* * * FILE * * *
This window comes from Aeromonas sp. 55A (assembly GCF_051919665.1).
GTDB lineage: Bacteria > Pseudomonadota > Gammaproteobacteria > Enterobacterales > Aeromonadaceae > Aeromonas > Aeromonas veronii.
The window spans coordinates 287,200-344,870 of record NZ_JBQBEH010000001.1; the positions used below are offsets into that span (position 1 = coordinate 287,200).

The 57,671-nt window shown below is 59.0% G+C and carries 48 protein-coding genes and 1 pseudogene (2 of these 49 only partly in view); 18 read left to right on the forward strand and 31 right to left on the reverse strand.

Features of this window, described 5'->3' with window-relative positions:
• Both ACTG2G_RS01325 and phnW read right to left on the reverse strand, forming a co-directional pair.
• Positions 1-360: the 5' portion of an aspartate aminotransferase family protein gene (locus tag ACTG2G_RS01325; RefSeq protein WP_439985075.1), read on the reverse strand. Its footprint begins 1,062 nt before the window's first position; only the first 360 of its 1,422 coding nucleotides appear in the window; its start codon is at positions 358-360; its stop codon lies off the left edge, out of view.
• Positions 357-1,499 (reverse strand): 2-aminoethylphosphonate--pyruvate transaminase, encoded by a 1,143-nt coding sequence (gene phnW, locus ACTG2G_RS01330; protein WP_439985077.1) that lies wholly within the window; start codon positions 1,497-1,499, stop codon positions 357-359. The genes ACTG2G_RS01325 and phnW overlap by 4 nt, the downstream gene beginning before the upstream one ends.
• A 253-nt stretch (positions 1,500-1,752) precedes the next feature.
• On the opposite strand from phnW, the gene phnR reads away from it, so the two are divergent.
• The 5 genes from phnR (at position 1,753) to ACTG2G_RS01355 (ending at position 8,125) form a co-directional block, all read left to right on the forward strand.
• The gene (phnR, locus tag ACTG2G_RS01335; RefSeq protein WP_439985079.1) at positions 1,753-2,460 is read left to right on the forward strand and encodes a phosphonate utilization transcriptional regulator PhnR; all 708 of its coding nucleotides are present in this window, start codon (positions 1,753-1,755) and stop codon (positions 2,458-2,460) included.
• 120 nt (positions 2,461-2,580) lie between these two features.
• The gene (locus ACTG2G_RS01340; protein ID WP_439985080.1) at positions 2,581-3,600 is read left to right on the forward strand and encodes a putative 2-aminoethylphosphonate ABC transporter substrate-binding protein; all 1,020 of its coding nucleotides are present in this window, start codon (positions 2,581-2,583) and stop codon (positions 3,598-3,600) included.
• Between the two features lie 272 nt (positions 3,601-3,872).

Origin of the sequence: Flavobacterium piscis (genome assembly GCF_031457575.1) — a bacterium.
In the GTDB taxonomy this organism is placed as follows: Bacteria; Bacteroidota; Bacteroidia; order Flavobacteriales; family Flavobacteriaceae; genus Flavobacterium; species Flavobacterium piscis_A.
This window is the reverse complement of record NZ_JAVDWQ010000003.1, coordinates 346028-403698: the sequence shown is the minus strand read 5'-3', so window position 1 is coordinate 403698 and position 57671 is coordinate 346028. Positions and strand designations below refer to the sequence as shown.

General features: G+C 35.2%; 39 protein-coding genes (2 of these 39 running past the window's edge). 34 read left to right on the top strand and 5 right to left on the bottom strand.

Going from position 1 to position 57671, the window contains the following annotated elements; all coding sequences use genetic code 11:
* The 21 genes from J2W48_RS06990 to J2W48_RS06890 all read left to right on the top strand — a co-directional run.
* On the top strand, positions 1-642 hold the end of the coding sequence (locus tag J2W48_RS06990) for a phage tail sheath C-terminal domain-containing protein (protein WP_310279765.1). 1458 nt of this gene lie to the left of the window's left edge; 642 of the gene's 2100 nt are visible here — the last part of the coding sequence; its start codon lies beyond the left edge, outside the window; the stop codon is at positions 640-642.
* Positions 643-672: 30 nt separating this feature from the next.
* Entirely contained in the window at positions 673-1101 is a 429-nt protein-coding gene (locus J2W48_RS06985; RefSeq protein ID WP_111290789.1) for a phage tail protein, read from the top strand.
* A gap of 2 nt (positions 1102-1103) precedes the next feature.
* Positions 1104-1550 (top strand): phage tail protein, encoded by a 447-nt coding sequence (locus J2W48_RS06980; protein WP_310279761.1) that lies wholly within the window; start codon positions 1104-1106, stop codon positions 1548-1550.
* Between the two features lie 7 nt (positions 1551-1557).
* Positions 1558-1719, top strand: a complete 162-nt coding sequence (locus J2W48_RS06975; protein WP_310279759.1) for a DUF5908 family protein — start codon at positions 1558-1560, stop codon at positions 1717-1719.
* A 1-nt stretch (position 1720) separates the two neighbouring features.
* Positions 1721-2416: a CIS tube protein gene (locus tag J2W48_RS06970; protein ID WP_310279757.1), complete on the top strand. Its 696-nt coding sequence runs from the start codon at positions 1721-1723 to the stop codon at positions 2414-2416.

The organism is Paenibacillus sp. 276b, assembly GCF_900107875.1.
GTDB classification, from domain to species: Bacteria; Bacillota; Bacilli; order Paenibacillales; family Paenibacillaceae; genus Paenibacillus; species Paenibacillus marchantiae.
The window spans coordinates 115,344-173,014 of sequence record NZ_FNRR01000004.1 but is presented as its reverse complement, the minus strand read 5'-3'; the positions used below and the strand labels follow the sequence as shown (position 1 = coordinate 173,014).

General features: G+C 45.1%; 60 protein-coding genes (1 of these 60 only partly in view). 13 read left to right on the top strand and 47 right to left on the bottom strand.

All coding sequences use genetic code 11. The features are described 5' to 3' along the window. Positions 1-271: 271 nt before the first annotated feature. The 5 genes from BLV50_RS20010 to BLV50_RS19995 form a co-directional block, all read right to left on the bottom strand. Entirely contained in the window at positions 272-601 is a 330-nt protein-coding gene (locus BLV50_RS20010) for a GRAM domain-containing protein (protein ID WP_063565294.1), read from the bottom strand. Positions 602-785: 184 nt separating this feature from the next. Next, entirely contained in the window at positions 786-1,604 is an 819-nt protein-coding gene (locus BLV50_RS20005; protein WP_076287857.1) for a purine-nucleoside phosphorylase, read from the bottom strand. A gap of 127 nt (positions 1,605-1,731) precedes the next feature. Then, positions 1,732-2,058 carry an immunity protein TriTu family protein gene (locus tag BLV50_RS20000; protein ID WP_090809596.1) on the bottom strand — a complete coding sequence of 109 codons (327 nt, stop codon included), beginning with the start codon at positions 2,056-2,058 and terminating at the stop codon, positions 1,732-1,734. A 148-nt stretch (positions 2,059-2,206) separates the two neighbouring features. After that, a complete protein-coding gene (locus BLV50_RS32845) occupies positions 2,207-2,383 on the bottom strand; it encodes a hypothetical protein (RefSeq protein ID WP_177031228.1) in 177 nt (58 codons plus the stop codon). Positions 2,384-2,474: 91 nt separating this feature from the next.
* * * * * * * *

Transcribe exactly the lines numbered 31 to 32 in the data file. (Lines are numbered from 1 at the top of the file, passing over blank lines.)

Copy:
The organism is Paenibacillus sp. 276b, assembly GCF_900107875.1.
GTDB classification, from domain to species: Bacteria; Bacillota; Bacilli; order Paenibacillales; family Paenibacillaceae; genus Paenibacillus; species Paenibacillus marchantiae.